It’s Time to Own Your Brand
You may already know about the three types of intellectual property: patents, trademarks, and copyright. In this article, we’ll dive deeper into one of these intellectual property rights—trademarks.
What are trademarks? And why is it important to have one for your brand or business? Before we discuss a trademark and its four categories, first I want you to understand what it means to own your brand.
Timing is everything. While I know that there’s a time for messy action (we’ve all been there) I want to get serious about you having the authority to own your brand. Now, what does that mean?
Owning your brand means that you’re taking ownership of your intellectual property rights. If you have a business that has an identity of some kind then you already have a brand.. Whether it’s for this brand, a future rebrand, or an entirely new business idea, you must understand your intellectual property rights and how to own them (in every sense of the phrase.)
As I’ve mentioned above, we’ll be focusing on trademarks on this blog. I’ll discuss the things that make a trademark strong, by diving into the four types of trademarks.
A trademark has four types: fanciful or arbitrary marks, suggestive marks, descriptive marks, and generic marks. Among the four, fanciful or arbitrary marks are the strongest, while generic marks can actually not be registered at all. It’s because there’s really no offer for protection for something that is in fact generic.
It’s important to tackle the four types of trademarks one by one because suggestive and descriptive marks may fall in between the two other categories. Most importantly, I want you to understand how this information will empower you to design your brand, so that it provides you the strongest possible protection — a federally registered trademark.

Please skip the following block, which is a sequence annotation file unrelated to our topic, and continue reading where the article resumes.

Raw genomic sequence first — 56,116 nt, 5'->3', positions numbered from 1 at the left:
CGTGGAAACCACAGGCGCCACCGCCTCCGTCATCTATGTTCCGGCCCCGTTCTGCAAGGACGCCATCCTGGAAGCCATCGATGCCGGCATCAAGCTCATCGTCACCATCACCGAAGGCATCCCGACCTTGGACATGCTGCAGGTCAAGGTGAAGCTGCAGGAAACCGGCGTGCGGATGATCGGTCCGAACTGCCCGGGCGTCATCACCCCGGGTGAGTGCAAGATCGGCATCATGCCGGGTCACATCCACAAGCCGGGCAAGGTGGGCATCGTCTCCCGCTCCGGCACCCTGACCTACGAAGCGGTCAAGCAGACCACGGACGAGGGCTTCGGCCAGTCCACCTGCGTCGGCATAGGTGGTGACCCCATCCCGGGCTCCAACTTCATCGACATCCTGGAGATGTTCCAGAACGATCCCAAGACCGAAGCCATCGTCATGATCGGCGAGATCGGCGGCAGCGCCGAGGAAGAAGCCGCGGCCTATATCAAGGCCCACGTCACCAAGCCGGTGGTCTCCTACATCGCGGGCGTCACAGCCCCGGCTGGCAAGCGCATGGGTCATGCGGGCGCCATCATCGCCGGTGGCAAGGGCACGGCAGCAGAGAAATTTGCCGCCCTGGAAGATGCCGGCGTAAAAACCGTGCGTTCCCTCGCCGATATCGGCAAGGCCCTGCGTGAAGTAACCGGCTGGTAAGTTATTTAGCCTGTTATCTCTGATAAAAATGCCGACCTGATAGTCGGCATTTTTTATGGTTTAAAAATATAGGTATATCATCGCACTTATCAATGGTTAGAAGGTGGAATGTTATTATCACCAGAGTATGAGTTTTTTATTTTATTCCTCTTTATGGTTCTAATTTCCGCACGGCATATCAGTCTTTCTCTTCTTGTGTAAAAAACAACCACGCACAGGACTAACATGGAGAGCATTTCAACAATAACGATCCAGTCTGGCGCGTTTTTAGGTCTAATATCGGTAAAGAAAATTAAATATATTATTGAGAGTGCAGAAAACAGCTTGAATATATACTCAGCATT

Generic marks are marks that use common everyday terms that everybody has and should have a right to use. For example, we really can’t trademark “legal services” because that’s a generic term to describe a whole class of services. Also, it would be unfair to prevent other people from using that term in the sale or promotion of legal services.
So, if you have a mark that relies on generic terms, know that it needs to be part of a bigger mark because you’re likely going to have to disclaim the generic words out of your trademark. For example, I had an incredible client who trademarked a particular product within coffee. Guess what? They can’t have trademark ownership to the word “coffee” — everyone in that category has to disclaim the use of the word “coffee.” This is just one good example, so keep it in mind as it may apply to your brand industry.
A descriptive mark uses terms that describe the good or service. It might use something that’s going to evoke the color, smell, or ingredients of the goods and services.
For example, the word “soft” might be used to describe toilet paper. But you can’t necessarily rely on the word “soft” as your entire brand name in the class of toilet paper. A mark that’s only descriptive can’t be registered unless it has distinctiveness. So, in this case, you’d have to prove that your mark has been highly used in commerce for at least five years before it will acquire any type of distinctiveness.
Another example is UPS having a trademark for their signature brown. Much like the word “soft,” you cannot trademark a color unless it’s earned (and can prove) it’s the distinctiveness that it has acquired over its use. That particular color evokes an identity. When we see that color, we now think of UPS because it was extensively used, and it had become a trigger in our minds for that brand. That type of effective branding is what we all strive for.